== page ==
Former UBS PaineWebber Systems Administrator Charged With Planting Logic Bomb - InformationWeek

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Former UBS PaineWebber Systems Administrator Charged With Planting Logic Bomb

Attack highlights difficulties businesses face in securing systems from insiders who turn bad.

Roger Duronio, a former UBS PaineWebber Inc. systems administrator, was charged this week with planting a logic bomb on the financial-services company's network, once again highlighting the difficulties businesses face in securing systems from insiders who turn bad.

Federal prosecutors say Duronio bought UBS put options with the hope that the company's stock price would fall as a result of damage caused by the logic bomb, which is software code designed to harm computer systems. On March 4, the indictment contends, the bomb went off and damaged files on more than 1,000 of UBS's computers.

Duronio is being charged with securities fraud and one count of computer-related fraud, carrying a combined maximum sentence of 20 years prison and fines of more than $1.25 million. The logic bomb allegedly deleted files and led to $3 million in costs for PaineWebber to assess and repair the damage.

Chief security officers say it's very difficult to protect business-technology systems from trusted employees. "If someone on the inside is brazen enough, there's not much you can do. You've got to trust people," says a security officer at a major financial-services firm.

There have been plenty of examples in recent months of insiders and former employees committing computer crimes. Last month, federal investigators said they thwarted the largest identity-theft ring in U.S. history. It was led largely by a person who had access to customer credit reports and reportedly victimized more than 30,000 people, with losses expected to exceed $2.7 million. In September, a San Dimas, Calif., man pleaded guilty to illegally accessing the computer systems of his former employer to gain competitive advantage after taking a job with a rival firm.

Security and business-technology managers view attacks over the Internet as their greatest threat. For the fifth year in a row, respondents to the Computer Security Institute/FBI Computer Crime and Security Survey cited the Internet as the most frequent point of attack: 74% cited the Internet, while 33% cited internal systems.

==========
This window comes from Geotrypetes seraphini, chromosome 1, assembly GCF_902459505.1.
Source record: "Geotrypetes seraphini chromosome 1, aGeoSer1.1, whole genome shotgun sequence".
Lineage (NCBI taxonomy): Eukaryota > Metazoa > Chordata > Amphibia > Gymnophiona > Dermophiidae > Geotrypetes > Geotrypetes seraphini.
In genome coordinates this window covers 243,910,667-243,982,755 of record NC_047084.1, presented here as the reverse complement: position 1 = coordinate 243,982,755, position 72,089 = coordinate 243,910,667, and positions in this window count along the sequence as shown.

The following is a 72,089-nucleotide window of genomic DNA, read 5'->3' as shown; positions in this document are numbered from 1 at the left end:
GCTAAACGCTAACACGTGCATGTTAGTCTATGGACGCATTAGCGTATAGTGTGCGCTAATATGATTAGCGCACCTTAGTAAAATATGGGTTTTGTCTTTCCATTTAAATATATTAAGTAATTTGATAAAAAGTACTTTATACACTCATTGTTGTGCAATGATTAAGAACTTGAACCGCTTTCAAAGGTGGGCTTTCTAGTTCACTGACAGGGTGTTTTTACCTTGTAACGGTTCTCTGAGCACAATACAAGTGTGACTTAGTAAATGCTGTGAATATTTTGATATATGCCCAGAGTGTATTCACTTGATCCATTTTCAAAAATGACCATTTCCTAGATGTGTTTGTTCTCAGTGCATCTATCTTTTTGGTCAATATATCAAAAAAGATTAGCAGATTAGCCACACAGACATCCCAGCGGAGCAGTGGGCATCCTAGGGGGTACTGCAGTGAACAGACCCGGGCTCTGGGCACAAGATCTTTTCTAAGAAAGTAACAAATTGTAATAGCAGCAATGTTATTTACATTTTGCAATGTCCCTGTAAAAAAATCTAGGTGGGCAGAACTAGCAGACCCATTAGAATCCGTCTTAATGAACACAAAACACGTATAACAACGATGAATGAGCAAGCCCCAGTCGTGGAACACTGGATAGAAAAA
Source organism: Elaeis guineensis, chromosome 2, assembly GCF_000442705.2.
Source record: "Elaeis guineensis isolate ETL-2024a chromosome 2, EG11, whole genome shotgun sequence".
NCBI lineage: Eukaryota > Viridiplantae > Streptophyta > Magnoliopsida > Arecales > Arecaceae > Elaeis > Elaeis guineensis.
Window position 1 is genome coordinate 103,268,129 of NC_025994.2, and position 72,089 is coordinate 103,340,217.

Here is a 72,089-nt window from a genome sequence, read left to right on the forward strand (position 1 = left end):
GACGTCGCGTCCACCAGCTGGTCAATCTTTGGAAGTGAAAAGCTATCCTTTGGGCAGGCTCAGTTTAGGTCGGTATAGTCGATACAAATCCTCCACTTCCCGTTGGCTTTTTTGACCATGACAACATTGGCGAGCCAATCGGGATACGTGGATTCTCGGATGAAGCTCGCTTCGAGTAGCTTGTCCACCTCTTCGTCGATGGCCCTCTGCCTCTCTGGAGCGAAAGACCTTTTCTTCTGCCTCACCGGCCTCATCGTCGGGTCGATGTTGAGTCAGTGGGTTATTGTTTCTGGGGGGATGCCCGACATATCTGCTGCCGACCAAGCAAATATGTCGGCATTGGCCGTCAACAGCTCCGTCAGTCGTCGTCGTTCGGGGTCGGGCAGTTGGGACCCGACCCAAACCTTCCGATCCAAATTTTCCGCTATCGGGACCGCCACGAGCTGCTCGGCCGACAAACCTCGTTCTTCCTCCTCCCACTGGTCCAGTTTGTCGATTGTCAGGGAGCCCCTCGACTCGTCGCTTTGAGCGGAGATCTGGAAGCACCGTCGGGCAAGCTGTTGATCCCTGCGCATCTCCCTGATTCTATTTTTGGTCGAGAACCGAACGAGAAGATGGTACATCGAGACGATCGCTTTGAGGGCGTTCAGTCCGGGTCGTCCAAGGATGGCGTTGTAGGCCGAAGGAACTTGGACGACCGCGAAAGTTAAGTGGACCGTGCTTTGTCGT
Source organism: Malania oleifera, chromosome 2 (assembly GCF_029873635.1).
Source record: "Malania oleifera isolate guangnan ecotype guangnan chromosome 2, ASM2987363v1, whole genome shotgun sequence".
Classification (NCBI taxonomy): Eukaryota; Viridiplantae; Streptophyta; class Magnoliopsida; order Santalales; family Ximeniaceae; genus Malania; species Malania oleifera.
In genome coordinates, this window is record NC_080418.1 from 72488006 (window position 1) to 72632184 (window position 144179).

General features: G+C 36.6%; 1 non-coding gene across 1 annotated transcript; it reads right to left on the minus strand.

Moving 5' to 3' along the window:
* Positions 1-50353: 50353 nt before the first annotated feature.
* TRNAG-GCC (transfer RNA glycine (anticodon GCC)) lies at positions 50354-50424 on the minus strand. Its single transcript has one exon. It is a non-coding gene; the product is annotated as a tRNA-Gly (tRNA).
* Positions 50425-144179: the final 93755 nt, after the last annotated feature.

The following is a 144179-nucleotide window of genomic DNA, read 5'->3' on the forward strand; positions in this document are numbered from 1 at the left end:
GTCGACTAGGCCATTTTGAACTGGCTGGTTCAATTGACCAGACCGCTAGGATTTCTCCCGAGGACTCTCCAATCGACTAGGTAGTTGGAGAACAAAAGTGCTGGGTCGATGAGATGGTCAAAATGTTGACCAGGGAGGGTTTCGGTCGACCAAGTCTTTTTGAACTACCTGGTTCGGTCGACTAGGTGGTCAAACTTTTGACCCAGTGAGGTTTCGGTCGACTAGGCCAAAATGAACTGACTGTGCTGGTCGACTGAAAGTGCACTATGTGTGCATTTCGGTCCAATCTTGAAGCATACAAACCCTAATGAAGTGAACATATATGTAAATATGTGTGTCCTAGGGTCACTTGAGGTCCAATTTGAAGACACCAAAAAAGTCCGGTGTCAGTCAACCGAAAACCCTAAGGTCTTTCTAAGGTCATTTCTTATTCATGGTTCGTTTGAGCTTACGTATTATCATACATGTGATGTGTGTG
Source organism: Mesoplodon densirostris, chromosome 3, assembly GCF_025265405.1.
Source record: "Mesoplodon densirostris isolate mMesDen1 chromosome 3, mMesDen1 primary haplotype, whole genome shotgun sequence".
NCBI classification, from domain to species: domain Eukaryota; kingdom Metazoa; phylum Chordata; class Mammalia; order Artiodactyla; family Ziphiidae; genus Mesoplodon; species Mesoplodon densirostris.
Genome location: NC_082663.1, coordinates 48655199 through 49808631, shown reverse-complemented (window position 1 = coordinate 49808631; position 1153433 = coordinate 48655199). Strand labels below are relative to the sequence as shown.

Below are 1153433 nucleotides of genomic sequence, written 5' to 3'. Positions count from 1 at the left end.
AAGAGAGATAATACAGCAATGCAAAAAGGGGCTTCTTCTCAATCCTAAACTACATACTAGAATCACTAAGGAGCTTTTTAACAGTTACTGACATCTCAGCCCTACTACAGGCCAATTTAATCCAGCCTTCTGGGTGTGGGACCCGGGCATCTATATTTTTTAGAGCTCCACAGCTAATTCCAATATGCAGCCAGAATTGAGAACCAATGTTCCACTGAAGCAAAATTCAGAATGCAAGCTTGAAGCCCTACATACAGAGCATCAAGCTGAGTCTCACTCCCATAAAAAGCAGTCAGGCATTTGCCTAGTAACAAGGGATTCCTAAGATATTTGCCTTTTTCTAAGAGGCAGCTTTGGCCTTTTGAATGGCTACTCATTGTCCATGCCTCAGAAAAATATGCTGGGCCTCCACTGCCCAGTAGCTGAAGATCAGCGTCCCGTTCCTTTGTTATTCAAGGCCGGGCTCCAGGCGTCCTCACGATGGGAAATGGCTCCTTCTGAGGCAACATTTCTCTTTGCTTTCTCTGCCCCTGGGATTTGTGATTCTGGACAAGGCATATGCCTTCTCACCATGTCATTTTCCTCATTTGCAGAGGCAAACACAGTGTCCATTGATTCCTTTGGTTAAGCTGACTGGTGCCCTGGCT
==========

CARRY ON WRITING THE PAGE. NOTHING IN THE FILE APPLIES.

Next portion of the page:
Yet, "companies aren't spending enough, or doing enough, to protect their systems," says Mark Rasch, former head of the Justice Department's computer-crimes unit and senior VP and chief security counsel for security vendor Solutionary Inc. "It's still mostly just talk. The bad news is it's going to take a catastrophic event" to get companies to take security seriously, and Rasch believes that such an event "is going to happen."

And it may be caused by insiders, those who know a company's systems and weaknesses and can inflict serious damage. Solid technology, tough policies, and tight control over systems changes are needed to protect a company's electronic assets from malicious employees, security experts say.

"It's a matter of strong change control," says Peter Tippett, vice chairman and chief technologist for security-services company TruSecure Corp. "When it comes to administrators with access to servers, you have to have them watch each other. It should take two administrators present for any changes to the system." All server changes need to be logged to separate systems that the administrators can't access and change, Tippett says. "You start doing that, and they'll know they'll get caught. It's a deterrent."

That advice looks good on paper, says the chief security officer at a consumer-goods manufacturer in New Jersey. "I barely have the staff to keep up on maintenance and patches," he says. "I can't afford to have two administrators at every server for every update."

Still, it might be cheaper than dealing with the damage caused by a disgruntled staffer or former employee. While no company can totally protect its systems, especially from insiders, aggressive policies can cut the risk. "It will still happen from time to time," Tippett says. "But you can greatly reduce the likelihood."

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